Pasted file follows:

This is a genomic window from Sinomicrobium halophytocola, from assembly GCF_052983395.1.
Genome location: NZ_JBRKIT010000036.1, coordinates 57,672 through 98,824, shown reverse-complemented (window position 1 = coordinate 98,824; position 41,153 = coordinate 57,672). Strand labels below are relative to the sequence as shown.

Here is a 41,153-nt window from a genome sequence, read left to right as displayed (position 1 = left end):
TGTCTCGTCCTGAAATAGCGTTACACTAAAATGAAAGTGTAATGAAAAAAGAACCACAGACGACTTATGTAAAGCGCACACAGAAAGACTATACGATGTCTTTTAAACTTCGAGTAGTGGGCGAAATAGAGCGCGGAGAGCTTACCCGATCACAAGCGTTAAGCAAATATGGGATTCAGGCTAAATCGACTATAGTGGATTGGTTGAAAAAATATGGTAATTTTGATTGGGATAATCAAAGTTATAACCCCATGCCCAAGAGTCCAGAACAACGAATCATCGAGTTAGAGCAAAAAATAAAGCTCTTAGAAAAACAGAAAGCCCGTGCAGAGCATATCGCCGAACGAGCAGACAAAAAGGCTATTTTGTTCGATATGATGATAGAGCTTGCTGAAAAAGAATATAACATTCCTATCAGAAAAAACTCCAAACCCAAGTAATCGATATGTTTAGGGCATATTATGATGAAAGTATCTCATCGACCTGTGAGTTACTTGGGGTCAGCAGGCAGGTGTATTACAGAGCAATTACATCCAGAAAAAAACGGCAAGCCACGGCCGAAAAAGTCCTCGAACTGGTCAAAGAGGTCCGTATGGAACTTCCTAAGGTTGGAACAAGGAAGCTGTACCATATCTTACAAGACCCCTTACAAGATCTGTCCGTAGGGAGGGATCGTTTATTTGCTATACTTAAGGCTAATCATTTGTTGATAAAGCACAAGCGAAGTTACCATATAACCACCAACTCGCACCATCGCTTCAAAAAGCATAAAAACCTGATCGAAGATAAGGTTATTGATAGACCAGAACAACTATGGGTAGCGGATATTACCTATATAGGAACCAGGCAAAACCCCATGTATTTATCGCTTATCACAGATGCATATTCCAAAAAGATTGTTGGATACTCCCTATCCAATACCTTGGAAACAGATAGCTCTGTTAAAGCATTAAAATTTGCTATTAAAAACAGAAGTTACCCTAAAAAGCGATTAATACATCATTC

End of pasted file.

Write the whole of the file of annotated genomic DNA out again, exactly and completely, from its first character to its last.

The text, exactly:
This is a genomic window from Sinomicrobium halophytocola, from assembly GCF_052983395.1.
Genome location: NZ_JBRKIT010000036.1, coordinates 57,672 through 98,824, shown reverse-complemented (window position 1 = coordinate 98,824; position 41,153 = coordinate 57,672). Strand labels below are relative to the sequence as shown.

Here is a 41,153-nt window from a genome sequence, read left to right as displayed (position 1 = left end):
TGTCTCGTCCTGAAATAGCGTTACACTAAAATGAAAGTGTAATGAAAAAAGAACCACAGACGACTTATGTAAAGCGCACACAGAAAGACTATACGATGTCTTTTAAACTTCGAGTAGTGGGCGAAATAGAGCGCGGAGAGCTTACCCGATCACAAGCGTTAAGCAAATATGGGATTCAGGCTAAATCGACTATAGTGGATTGGTTGAAAAAATATGGTAATTTTGATTGGGATAATCAAAGTTATAACCCCATGCCCAAGAGTCCAGAACAACGAATCATCGAGTTAGAGCAAAAAATAAAGCTCTTAGAAAAACAGAAAGCCCGTGCAGAGCATATCGCCGAACGAGCAGACAAAAAGGCTATTTTGTTCGATATGATGATAGAGCTTGCTGAAAAAGAATATAACATTCCTATCAGAAAAAACTCCAAACCCAAGTAATCGATATGTTTAGGGCATATTATGATGAAAGTATCTCATCGACCTGTGAGTTACTTGGGGTCAGCAGGCAGGTGTATTACAGAGCAATTACATCCAGAAAAAAACGGCAAGCCACGGCCGAAAAAGTCCTCGAACTGGTCAAAGAGGTCCGTATGGAACTTCCTAAGGTTGGAACAAGGAAGCTGTACCATATCTTACAAGACCCCTTACAAGATCTGTCCGTAGGGAGGGATCGTTTATTTGCTATACTTAAGGCTAATCATTTGTTGATAAAGCACAAGCGAAGTTACCATATAACCACCAACTCGCACCATCGCTTCAAAAAGCATAAAAACCTGATCGAAGATAAGGTTATTGATAGACCAGAACAACTATGGGTAGCGGATATTACCTATATAGGAACCAGGCAAAACCCCATGTATTTATCGCTTATCACAGATGCATATTCCAAAAAGATTGTTGGATACTCCCTATCCAATACCTTGGAAACAGATAGCTCTGTTAAAGCATTAAAATTTGCTATTAAAAACAGAAGTTACCCTAAAAAGCGATTAATACATCATTC